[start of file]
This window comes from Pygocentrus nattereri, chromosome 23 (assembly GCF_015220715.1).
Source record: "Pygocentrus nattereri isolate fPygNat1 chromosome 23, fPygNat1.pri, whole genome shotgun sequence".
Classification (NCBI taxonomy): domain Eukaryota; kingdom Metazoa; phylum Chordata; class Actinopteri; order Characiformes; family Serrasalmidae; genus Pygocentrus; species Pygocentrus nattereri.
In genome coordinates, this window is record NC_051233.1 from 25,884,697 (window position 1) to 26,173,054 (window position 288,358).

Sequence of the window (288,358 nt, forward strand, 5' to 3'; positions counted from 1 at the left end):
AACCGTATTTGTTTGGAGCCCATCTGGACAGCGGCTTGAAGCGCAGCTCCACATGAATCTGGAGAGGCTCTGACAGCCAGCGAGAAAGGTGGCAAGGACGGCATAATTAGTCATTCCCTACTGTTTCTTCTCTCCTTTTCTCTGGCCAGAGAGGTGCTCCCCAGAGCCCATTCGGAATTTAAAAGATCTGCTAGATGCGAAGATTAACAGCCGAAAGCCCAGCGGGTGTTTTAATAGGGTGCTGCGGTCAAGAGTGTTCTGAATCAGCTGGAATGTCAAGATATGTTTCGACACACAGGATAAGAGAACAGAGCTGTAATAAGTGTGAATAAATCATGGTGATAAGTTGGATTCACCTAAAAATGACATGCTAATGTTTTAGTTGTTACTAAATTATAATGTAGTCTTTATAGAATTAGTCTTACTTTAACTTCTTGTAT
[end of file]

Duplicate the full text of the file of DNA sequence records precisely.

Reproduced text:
This window comes from Pygocentrus nattereri, chromosome 23 (assembly GCF_015220715.1).
Source record: "Pygocentrus nattereri isolate fPygNat1 chromosome 23, fPygNat1.pri, whole genome shotgun sequence".
Classification (NCBI taxonomy): domain Eukaryota; kingdom Metazoa; phylum Chordata; class Actinopteri; order Characiformes; family Serrasalmidae; genus Pygocentrus; species Pygocentrus nattereri.
In genome coordinates, this window is record NC_051233.1 from 25,884,697 (window position 1) to 26,173,054 (window position 288,358).

Sequence of the window (288,358 nt, forward strand, 5' to 3'; positions counted from 1 at the left end):
AACCGTATTTGTTTGGAGCCCATCTGGACAGCGGCTTGAAGCGCAGCTCCACATGAATCTGGAGAGGCTCTGACAGCCAGCGAGAAAGGTGGCAAGGACGGCATAATTAGTCATTCCCTACTGTTTCTTCTCTCCTTTTCTCTGGCCAGAGAGGTGCTCCCCAGAGCCCATTCGGAATTTAAAAGATCTGCTAGATGCGAAGATTAACAGCCGAAAGCCCAGCGGGTGTTTTAATAGGGTGCTGCGGTCAAGAGTGTTCTGAATCAGCTGGAATGTCAAGATATGTTTCGACACACAGGATAAGAGAACAGAGCTGTAATAAGTGTGAATAAATCATGGTGATAAGTTGGATTCACCTAAAAATGACATGCTAATGTTTTAGTTGTTACTAAATTATAATGTAGTCTTTATAGAATTAGTCTTACTTTAACTTCTTGTAT